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Home > Articles > Research Could Revolutionize Treatment for Scars, Anti-aging and Hair Loss

Research Could Revolutionize Treatment for Scars, Anti-aging and Hair Loss

by Alex Kilpatrick

King’s College London researchers recently identified the unique properties of two different types of skin cells, known as fibroblasts.

According to the scientists, one fibroblast type is responsible for hair growth and the other is necessary for repairing skin wounds.

This newfound discovery could pave the way for treatments to repair injured skin and reduce the negative impact of aging on skin function.

A type of cell found in the connective tissue of organs, fibroblasts produce such proteins as collagen.

King’s researchers published a study on mice in Nature in mid December, indicating that there are at least two different types of fibroblasts in the skin. One type in the upper layer of connective tissue is necessary for the formation of hair follicles. The other, found in the lower layer, is responsible for creating most of the skin’s collagen fibers and for the initial wave of skin repair.

The study displayed that the number of fibroblasts could be increased by signals from the overlying epidermis. This increase in fibroblasts in the skin’s upper layer in turn causes the formation of hair follicles during wound healing, a new finding that could lead to treatments to reduce scarring.

“Changes to the thickness and composition of the skin as we age mean that older skin is more prone to injury and takes longer to heal,” Professor Fiona Watt, lead author and Director of the Center for Stem Cells and Regenerative Medicine at King’s College London, told “It is possible that this reflects a loss of upper dermal fibroblasts and therefore it may be possible to restore the skin’s elasticity by finding ways to stimulate those cells to grow. Such an approach might also stimulate hair growth and reduce scarring.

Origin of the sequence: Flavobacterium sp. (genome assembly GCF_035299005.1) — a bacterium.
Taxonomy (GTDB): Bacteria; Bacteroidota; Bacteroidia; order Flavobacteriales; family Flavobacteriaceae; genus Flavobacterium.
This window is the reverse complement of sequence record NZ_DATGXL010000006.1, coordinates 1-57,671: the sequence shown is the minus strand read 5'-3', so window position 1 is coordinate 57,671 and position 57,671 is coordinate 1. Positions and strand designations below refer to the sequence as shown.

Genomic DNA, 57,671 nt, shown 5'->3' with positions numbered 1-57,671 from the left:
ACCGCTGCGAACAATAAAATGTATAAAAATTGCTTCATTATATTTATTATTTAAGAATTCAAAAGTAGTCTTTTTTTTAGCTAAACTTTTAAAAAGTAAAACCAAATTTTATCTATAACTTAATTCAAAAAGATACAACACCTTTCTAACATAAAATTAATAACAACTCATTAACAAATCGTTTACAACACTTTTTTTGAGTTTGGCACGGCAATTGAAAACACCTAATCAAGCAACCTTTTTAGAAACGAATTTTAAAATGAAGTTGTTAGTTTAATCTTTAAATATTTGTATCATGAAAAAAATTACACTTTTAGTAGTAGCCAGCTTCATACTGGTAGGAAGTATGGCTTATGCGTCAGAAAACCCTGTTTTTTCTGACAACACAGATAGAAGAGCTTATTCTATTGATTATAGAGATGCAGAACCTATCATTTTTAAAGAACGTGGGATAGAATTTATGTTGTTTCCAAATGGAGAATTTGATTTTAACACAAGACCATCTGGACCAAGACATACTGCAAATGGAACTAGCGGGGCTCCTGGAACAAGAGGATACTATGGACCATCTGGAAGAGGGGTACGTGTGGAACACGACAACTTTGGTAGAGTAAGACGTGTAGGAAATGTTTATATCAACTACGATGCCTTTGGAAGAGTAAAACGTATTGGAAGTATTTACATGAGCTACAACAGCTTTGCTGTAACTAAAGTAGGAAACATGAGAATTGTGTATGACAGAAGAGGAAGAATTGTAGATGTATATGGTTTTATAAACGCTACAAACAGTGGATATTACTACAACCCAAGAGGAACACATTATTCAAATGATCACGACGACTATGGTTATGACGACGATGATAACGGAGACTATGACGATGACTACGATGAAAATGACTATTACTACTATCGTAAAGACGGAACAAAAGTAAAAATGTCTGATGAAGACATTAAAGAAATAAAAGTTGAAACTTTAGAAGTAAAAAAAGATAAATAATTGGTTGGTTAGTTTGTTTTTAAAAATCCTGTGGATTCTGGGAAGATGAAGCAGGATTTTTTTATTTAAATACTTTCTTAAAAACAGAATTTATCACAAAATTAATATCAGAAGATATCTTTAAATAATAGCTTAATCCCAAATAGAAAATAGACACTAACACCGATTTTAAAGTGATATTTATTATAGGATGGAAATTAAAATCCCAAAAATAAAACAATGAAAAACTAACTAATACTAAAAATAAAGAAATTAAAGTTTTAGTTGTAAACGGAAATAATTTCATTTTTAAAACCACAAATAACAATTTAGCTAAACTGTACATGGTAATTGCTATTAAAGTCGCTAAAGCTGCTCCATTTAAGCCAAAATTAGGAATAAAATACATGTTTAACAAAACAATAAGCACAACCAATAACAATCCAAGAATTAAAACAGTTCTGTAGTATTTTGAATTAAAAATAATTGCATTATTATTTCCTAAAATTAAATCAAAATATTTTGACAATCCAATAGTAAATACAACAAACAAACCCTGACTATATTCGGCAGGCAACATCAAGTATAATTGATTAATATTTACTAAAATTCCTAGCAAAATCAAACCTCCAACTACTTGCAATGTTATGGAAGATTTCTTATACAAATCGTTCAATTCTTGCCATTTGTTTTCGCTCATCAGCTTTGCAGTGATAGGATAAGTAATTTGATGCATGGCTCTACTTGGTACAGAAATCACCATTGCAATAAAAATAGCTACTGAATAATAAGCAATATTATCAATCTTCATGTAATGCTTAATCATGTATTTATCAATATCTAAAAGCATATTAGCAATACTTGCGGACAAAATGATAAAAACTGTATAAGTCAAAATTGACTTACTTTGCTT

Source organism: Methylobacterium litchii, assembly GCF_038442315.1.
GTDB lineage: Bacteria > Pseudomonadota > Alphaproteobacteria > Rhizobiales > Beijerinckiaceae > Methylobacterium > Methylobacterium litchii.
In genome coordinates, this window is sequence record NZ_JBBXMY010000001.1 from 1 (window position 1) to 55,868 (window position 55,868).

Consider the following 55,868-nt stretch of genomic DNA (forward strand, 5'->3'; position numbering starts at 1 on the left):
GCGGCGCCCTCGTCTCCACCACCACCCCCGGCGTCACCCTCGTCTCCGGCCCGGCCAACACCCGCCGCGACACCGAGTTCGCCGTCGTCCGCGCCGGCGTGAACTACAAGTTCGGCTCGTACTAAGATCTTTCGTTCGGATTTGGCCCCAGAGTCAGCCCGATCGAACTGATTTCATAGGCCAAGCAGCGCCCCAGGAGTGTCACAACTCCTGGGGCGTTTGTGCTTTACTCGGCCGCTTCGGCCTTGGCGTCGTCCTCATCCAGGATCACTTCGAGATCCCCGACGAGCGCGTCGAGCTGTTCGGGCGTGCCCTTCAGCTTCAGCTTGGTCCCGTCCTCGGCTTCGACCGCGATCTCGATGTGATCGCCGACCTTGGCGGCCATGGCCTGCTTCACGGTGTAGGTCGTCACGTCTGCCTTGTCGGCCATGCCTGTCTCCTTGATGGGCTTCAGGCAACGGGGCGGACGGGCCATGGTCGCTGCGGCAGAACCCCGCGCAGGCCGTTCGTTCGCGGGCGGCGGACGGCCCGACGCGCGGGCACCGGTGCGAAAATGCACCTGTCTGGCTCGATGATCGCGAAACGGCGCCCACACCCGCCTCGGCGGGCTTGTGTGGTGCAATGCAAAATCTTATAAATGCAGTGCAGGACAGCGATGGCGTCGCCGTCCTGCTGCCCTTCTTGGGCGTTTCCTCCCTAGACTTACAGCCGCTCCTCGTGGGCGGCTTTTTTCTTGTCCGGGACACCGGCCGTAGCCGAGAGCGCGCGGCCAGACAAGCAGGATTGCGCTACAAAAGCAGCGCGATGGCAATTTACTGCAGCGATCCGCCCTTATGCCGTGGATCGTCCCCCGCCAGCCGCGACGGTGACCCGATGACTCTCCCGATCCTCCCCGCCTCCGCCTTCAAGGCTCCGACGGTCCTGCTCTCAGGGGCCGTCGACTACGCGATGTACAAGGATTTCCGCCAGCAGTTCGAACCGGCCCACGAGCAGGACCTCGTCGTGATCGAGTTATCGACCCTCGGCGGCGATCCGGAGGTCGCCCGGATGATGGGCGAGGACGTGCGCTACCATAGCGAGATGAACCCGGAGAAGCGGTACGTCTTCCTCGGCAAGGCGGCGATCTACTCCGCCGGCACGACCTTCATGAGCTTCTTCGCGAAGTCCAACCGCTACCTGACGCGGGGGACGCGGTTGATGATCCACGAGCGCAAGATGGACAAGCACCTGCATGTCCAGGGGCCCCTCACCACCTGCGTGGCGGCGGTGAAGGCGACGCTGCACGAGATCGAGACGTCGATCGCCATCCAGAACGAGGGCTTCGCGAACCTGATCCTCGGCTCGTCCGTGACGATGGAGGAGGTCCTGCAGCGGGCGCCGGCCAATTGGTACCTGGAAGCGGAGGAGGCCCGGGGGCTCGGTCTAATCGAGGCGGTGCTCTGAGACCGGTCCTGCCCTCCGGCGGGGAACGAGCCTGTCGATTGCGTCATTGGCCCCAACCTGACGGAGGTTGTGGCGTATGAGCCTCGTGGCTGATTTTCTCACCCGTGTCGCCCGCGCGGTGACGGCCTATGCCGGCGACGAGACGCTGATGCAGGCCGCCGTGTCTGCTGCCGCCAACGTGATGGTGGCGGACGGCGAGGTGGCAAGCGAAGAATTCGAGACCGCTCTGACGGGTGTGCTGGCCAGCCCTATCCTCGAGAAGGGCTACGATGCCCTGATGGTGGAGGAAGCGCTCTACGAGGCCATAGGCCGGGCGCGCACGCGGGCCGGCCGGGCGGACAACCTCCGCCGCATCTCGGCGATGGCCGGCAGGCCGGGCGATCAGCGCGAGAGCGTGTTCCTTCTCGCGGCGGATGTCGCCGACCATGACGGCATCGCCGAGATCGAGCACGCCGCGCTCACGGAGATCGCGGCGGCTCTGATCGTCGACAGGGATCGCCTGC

“Although an early study, our research sheds further light on the complex architecture of the skin and the mechanisms triggered in response to skin wounds. The potential to enhance the skin’s response to injury and aging is hugely exciting. However, clinical trials are required to examine the effectiveness of injecting different types of fibroblasts into the skin of humans.”

“These findings are an important step in our understanding of how the skin repairs itself following injury and how that process becomes less efficient as we age,” Dr. Paul Colville-Nash, program manager for Regenerative Medicine at the MRC, told “The insights gleaned from this work will have wide-reaching implications in the area of tissue regeneration and have the potential to transform the lives patients who have suffered major burns and trauma.”

The King’s College London research was funded by the Welcome Trust, the Medical Research Council and both Guy’s and St. Thomas’ Charity and the National Institute for Health Research (NIHR) Biomedical Research Center at Guy’s and St. Thomas’ NHS Foundation Trust and King’s College London.

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